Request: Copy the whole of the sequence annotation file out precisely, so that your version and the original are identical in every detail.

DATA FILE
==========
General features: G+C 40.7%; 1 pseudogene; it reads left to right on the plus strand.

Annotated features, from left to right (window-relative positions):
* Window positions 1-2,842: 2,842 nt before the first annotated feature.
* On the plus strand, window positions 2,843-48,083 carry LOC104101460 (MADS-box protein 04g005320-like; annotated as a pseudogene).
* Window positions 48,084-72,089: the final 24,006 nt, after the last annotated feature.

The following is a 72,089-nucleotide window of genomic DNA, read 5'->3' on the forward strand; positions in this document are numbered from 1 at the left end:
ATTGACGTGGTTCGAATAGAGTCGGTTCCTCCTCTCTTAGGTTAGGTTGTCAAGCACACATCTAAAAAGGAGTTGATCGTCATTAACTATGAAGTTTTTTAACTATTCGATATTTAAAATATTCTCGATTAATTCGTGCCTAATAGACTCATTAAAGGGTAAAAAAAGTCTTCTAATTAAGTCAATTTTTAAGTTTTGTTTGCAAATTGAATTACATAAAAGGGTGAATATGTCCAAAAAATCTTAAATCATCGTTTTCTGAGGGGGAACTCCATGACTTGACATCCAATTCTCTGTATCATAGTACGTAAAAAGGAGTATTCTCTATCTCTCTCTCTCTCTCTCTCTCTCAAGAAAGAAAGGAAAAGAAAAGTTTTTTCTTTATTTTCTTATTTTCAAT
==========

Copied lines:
General features: G+C 40.7%; 1 pseudogene; it reads left to right on the plus strand.

Annotated features, from left to right (window-relative positions):
* Window positions 1-2,842: 2,842 nt before the first annotated feature.
* On the plus strand, window positions 2,843-48,083 carry LOC104101460 (MADS-box protein 04g005320-like; annotated as a pseudogene).
* Window positions 48,084-72,089: the final 24,006 nt, after the last annotated feature.

The following is a 72,089-nucleotide window of genomic DNA, read 5'->3' on the forward strand; positions in this document are numbered from 1 at the left end:
ATTGACGTGGTTCGAATAGAGTCGGTTCCTCCTCTCTTAGGTTAGGTTGTCAAGCACACATCTAAAAAGGAGTTGATCGTCATTAACTATGAAGTTTTTTAACTATTCGATATTTAAAATATTCTCGATTAATTCGTGCCTAATAGACTCATTAAAGGGTAAAAAAAGTCTTCTAATTAAGTCAATTTTTAAGTTTTGTTTGCAAATTGAATTACATAAAAGGGTGAATATGTCCAAAAAATCTTAAATCATCGTTTTCTGAGGGGGAACTCCATGACTTGACATCCAATTCTCTGTATCATAGTACGTAAAAAGGAGTATTCTCTATCTCTCTCTCTCTCTCTCTCTCTCAAGAAAGAAAGGAAAAGAAAAGTTTTTTCTTTATTTTCTTATTTTCAAT